It is important that you be represented by the attorney of your choice before you begin the selling process. Attorneys fees for representing a seller or buyer in a typical residential real estate transaction are surprisingly affordable.



Commercial Real Estate

Commercial Real Estate is a very broad area and the level of services provided to commercial clients varies depending upon the needs and abilities of commercial clients. Commercial real estate transactions range from a construction loan closing (which can include a title examination and a zoning compliance letter and issuance of a title insurance policy) to every step of the acquisition, development, construction and sale of a commercial, industrial or residential development.

Commercial Purchase and Sale Agreements and Negotiations: In the acquisition process, clients need representation in the negotiation of purchase and sale agreements. Negotiation issues can include due diligence provisions, zoning and title contingencies, permitting contingencies, financing contingencies, seller financing provisions, environmental contingencies, extension provisions and liquidated damages provisions.



Construction Loans


Counsel for a commercial developer is customarily responsible for providing much of the documentation required by construction lenders as part of the construction loan and mortgage process. Counsel is often required to provide a wide variety of documents including enforceability opinions, zoning compliance letters, title insurance policies and certificates of legal existence. Counsel will often review and comment on the proposed loan documents prior to the closing date to be certain that the terms match the requirements of the commitment letter.



Zoning Opinion Letters


While the buyer is examining site conditions and the environmental issues associated with the property, the attorney will examine the record title to the property and the applicable zoning and regulatory provisions. It has been said that in order to write a reliable zoning compliance letter for property in Massachusetts, the author has to own a set of all-season tires; a reliable zoning compliance letter usually requires a few trips to the local town hall and a search through the boxes stored in the basement to review prior decisions pertaining to the property and the history of the zoning by law applicable to the property. Ultimately, the title examination and the zoning information will be used to provide documentation required by the lender, but the information is invaluable to the permitting process.

Land Use Regulations


The permitting process includes working with the project engineers to identify all of the applicable land use regulations, and adjusting the layout of the project to meet applicable requirements. When full compliance is not practical, local knowledge of the expectations, customs and practices of the local permitting boards is very valuable. Many regional and national developers routinely retain local counsel to provide guidance to the project engineers and represent the project before the local boards. The permitting process has become significantly more complicated than it was even 10 years ago because of the  proliferation of new regulations pertaining to wetlands, endangered species habitat areas, storm water management and environmental protection, plus the increase in the need for special permits for almost any project. A recently approved new car dealership, constructed within a commercial district where dealerships are a permitted by-right use, required six (6) special permits from the Planning Board, one (1) special permit from the Zoning Board, Site Plan Approval from the Planning Board and an Order of Conditions from the Conservation Commission.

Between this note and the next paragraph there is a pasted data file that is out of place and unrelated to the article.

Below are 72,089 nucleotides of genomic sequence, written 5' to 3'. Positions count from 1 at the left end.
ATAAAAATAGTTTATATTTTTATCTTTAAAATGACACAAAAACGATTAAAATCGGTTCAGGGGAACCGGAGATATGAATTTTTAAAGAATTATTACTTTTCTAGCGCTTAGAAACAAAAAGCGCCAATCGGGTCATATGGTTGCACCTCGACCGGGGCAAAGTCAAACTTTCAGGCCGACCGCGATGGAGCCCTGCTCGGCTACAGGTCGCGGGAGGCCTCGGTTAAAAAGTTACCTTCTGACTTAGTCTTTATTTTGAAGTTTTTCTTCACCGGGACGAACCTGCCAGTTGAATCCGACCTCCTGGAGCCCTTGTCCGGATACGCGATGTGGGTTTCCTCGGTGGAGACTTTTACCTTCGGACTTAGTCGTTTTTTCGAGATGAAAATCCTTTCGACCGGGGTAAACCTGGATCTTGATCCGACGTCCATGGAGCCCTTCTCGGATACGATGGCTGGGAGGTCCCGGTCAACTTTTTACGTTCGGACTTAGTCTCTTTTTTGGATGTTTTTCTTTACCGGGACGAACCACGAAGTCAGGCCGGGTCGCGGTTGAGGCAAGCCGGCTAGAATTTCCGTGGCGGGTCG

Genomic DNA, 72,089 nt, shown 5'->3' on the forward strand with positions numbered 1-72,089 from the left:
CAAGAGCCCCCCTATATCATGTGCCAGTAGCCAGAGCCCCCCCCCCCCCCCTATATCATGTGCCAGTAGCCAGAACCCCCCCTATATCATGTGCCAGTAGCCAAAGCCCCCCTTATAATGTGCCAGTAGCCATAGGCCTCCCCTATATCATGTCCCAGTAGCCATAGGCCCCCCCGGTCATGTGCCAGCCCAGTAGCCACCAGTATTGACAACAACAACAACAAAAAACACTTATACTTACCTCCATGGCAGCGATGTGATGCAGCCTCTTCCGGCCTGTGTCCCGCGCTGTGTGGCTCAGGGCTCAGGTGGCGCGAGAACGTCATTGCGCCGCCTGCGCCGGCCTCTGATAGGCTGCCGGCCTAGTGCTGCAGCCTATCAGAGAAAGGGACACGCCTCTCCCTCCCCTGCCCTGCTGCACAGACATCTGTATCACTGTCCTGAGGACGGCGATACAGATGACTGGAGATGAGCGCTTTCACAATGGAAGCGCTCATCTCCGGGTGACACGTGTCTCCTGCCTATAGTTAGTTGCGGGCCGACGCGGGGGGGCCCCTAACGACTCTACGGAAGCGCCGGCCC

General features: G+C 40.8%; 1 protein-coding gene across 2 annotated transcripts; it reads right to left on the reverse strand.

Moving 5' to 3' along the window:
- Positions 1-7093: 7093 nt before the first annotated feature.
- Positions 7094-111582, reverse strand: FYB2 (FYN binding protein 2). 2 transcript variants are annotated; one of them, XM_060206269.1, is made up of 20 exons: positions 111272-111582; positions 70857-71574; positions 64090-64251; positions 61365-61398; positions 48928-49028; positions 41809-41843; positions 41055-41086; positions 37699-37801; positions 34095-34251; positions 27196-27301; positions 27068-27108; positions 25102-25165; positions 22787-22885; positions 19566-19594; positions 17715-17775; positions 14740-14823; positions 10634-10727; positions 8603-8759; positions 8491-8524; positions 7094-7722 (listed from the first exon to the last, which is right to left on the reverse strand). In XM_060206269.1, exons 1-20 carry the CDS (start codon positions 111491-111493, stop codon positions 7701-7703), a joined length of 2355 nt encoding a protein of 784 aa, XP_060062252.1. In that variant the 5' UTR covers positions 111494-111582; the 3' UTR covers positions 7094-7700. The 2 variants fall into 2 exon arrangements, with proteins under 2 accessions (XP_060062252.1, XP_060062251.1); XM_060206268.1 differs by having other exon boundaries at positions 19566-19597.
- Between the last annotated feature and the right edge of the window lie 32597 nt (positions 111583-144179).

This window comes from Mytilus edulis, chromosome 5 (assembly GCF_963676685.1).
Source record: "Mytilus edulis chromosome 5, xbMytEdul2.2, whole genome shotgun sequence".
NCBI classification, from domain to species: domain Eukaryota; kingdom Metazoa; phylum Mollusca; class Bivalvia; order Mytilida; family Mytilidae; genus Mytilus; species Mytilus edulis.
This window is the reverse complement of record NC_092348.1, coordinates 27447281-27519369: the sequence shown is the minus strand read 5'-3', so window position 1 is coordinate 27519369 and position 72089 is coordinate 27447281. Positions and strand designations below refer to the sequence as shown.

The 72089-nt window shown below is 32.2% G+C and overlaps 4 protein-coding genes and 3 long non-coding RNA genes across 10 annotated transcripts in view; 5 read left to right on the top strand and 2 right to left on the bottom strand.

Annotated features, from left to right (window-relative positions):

The Role of Local Counsel


Sometimes regional or national developers will rely on local counsel to manage the permitting process by coordinating the efforts of the site engineers, wetlands scientists, architects, lighting experts, traffic consultants and other experts. This allows the developer to have the person closest to the process make immediate decisions or recommendations regarding plan revisions and strategy. The approval process can take weeks or over a year, and local boards typically meet only twice a month and have limited time period within which revised plans and data may be submitted between meetings. Having local counsel provide coordination regarding the ways to most efficiently respond to concerns raised at board meeting improves the permitting process by demonstrating to the boards and their staff that the client is attentive and responsible. If a permit is denied, or a project is appealed, local counsel remains invaluable as a resource regarding the history of the permitting process and the regulatory requirements. Even if special litigation counsel is engaged, local counsel can work hand in hand with litigation counsel to resolve the dispute efficiently and favorably.



Post Approval Assistance


Once permitted, counsel customarily remains involved in fulfilling certain post-approval conditions ranging from recording the decisions to preparing required restriction documents, to providing check lists to the developer of the numerous requirements contained within the decisions. Counsel is also involved in performing the real estate closing and providing the necessary documents and opinions required of lenders. In the event that title issues arise, counsel can work out the resolution of same prior to the closing, usually with the assistance of seller’s counsel. In the event that issues arise pertaining to compliance with the applicable permits and approvals, having first hand experience with the plans and the conditions of approval, counsel can assist in expediting resolutions either by providing clarification or suggesting appropriate response actions. Subdivisions also require security for the construction of roadways, and release mechanisms prior to the issuance of building permits, and counsel can prepare the necessary documents and meet with the necessary officials to obtain required approvals. 


Sales and Leasing


Counsel also can participate in the ultimate sale or leasing of the completed premises by preparing and negotiating leases or purchase and sale agreements. In residential developments, the developer’s counsel can participate in all aspects of the sale transactions from assisting the brokers in developing marketing information and draft purchase and sale agreements, to agreement negotiation, addressing title issues raised by buyer’s counsel, deed preparation and preparation of other documents required for closings, and representing the seller at the closing.